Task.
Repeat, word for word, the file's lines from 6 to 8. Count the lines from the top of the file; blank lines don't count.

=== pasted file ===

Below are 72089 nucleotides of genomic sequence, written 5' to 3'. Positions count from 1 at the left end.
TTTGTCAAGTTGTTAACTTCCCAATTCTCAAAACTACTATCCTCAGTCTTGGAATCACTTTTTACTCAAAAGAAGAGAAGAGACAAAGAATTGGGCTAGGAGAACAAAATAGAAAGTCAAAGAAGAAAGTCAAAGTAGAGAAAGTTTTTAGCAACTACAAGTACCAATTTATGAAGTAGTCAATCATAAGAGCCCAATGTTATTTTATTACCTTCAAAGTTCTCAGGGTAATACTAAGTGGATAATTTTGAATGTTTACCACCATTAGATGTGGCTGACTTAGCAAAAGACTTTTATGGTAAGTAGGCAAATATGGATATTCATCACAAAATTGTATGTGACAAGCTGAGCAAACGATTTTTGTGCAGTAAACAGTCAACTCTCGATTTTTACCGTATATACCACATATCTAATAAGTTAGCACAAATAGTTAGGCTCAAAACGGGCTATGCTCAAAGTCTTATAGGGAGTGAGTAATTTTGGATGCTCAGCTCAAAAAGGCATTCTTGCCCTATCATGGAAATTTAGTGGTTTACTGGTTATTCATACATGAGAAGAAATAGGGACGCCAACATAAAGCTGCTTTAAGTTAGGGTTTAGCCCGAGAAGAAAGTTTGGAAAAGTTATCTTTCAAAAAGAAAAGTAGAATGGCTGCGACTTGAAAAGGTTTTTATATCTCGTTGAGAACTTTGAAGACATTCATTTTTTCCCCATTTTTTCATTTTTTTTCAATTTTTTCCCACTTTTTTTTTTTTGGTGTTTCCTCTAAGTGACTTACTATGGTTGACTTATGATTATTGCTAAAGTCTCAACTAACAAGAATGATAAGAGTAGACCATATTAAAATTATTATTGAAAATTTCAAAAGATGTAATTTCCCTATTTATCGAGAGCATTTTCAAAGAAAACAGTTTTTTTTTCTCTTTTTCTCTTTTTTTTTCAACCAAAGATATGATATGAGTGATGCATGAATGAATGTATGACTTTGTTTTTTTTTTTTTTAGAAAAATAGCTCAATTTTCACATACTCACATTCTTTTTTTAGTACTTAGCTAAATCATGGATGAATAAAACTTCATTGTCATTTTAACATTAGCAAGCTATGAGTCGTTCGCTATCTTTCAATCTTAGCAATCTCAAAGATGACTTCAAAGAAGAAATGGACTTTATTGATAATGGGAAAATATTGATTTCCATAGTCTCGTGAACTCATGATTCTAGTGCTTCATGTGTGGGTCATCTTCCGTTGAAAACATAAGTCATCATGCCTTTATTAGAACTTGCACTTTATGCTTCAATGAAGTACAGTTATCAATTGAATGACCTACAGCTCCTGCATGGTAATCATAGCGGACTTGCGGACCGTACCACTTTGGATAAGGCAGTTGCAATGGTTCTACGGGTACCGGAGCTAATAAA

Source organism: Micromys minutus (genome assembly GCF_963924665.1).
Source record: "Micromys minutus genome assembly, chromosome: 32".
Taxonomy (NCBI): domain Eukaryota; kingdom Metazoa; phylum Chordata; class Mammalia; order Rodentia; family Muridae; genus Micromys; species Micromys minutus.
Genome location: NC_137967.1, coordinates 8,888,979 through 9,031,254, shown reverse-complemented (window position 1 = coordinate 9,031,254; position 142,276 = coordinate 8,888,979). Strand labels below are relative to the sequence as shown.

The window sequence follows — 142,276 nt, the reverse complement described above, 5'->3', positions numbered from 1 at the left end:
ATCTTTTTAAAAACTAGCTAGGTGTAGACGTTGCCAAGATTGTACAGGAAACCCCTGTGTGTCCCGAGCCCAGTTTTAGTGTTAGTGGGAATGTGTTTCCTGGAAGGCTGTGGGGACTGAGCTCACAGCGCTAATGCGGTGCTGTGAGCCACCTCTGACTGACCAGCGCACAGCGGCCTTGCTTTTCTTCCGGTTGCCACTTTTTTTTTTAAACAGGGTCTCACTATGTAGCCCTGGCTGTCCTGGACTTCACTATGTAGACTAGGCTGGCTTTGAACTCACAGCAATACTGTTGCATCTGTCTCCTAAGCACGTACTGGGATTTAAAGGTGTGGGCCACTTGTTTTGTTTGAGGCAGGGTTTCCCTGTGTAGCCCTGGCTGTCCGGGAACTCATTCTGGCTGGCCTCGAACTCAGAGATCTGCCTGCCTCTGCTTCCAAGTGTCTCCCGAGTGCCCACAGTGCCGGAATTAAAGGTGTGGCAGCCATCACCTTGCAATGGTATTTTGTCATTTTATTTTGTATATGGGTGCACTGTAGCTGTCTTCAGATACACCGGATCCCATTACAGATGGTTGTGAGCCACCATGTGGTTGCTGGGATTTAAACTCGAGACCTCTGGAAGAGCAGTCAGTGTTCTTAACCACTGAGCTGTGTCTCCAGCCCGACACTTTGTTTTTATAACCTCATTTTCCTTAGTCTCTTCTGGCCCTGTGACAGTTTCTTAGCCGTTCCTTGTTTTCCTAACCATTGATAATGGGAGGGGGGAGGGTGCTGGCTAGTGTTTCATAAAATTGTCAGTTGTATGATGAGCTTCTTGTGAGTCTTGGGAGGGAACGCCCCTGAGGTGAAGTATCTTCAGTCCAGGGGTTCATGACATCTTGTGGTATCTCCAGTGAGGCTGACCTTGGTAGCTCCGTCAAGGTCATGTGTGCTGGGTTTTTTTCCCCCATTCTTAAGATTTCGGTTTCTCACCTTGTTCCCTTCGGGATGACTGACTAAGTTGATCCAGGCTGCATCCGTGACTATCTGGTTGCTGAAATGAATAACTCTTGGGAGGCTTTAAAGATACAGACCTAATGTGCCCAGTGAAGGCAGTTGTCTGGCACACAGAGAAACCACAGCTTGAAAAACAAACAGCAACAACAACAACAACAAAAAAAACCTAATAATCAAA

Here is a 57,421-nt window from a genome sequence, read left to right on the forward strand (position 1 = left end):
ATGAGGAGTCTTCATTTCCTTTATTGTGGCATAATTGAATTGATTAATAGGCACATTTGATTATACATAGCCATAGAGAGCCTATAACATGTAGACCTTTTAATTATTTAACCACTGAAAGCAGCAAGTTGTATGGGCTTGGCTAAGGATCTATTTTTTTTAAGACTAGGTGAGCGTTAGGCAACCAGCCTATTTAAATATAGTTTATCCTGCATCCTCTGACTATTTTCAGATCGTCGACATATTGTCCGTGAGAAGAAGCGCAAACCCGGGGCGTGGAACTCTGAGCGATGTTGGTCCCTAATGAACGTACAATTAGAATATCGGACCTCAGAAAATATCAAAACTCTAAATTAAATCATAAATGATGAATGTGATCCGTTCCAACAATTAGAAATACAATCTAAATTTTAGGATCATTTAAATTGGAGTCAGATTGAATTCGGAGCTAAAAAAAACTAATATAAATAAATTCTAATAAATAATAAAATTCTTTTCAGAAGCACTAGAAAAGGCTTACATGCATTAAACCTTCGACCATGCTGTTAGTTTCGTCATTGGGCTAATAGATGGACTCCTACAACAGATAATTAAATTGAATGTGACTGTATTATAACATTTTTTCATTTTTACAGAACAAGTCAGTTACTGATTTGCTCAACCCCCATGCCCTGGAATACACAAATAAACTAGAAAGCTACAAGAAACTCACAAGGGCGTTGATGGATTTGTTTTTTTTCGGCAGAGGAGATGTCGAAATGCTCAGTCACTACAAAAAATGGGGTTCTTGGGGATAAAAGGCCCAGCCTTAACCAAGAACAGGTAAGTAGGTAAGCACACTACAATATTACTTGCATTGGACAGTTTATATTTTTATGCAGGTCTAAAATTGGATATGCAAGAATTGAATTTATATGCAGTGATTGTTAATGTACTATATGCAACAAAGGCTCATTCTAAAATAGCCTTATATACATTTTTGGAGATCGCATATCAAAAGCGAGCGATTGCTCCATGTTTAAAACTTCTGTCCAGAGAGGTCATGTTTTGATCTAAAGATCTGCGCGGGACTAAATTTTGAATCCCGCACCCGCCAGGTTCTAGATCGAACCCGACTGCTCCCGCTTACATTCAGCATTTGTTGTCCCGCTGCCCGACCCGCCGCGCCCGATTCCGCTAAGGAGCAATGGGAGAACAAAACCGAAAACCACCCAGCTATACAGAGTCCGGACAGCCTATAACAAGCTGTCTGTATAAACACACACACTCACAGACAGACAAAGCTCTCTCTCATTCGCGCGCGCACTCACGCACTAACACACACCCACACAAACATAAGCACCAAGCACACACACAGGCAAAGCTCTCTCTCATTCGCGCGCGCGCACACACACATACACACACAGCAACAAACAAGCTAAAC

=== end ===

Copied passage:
Genome location: NC_137967.1, coordinates 8,888,979 through 9,031,254, shown reverse-complemented (window position 1 = coordinate 9,031,254; position 142,276 = coordinate 8,888,979). Strand labels below are relative to the sequence as shown.

The window sequence follows — 142,276 nt, the reverse complement described above, 5'->3', positions numbered from 1 at the left end:
ATCTTTTTAAAAACTAGCTAGGTGTAGACGTTGCCAAGATTGTACAGGAAACCCCTGTGTGTCCCGAGCCCAGTTTTAGTGTTAGTGGGAATGTGTTTCCTGGAAGGCTGTGGGGACTGAGCTCACAGCGCTAATGCGGTGCTGTGAGCCACCTCTGACTGACCAGCGCACAGCGGCCTTGCTTTTCTTCCGGTTGCCACTTTTTTTTTTAAACAGGGTCTCACTATGTAGCCCTGGCTGTCCTGGACTTCACTATGTAGACTAGGCTGGCTTTGAACTCACAGCAATACTGTTGCATCTGTCTCCTAAGCACGTACTGGGATTTAAAGGTGTGGGCCACTTGTTTTGTTTGAGGCAGGGTTTCCCTGTGTAGCCCTGGCTGTCCGGGAACTCATTCTGGCTGGCCTCGAACTCAGAGATCTGCCTGCCTCTGCTTCCAAGTGTCTCCCGAGTGCCCACAGTGCCGGAATTAAAGGTGTGGCAGCCATCACCTTGCAATGGTATTTTGTCATTTTATTTTGTATATGGGTGCACTGTAGCTGTCTTCAGATACACCGGATCCCATTACAGATGGTTGTGAGCCACCATGTGGTTGCTGGGATTTAAACTCGAGACCTCTGGAAGAGCAGTCAGTGTTCTTAACCACTGAGCTGTGTCTCCAGCCCGACACTTTGTTTTTATAACCTCATTTTCCTTAGTCTCTTCTGGCCCTGTGACAGTTTCTTAGCCGTTCCTTGTTTTCCTAACCATTGATAATGGGAGGGGGGAGGGTGCTGGCTAGTGTTTCATAAAATTGTCAGTTGTATGATGAGCTTCTTGTGAGTCTTGGGAGGGAACGCCCCTGAGGTGAAGTATCTTCAGTCCAGGGGTTCATGACATCTTGTGGTATCTCCAGTGAGGCTGACCTTGGTAGCTCCGTCAAGGTCATGTGTGCTGGGTTTTTTTCCCCCATTCTTAAGATTTCGGTTTCTCACCTTGTTCCCTTCGGGATGACTGACTAAGTTGATCCAGGCTGCATCCGTGACTATCTGGTTGCTGAAATGAATAACTCTTGGGAGGCTTTAAAGATACAGACCTAATGTGCCCAGTGAAGGCAGTTGTCTGGCACACAGAGAAACCACAGCTTGAAAAACAAACAGCAACAACAACAACAACAAAAAAAACCTAATAATCAAA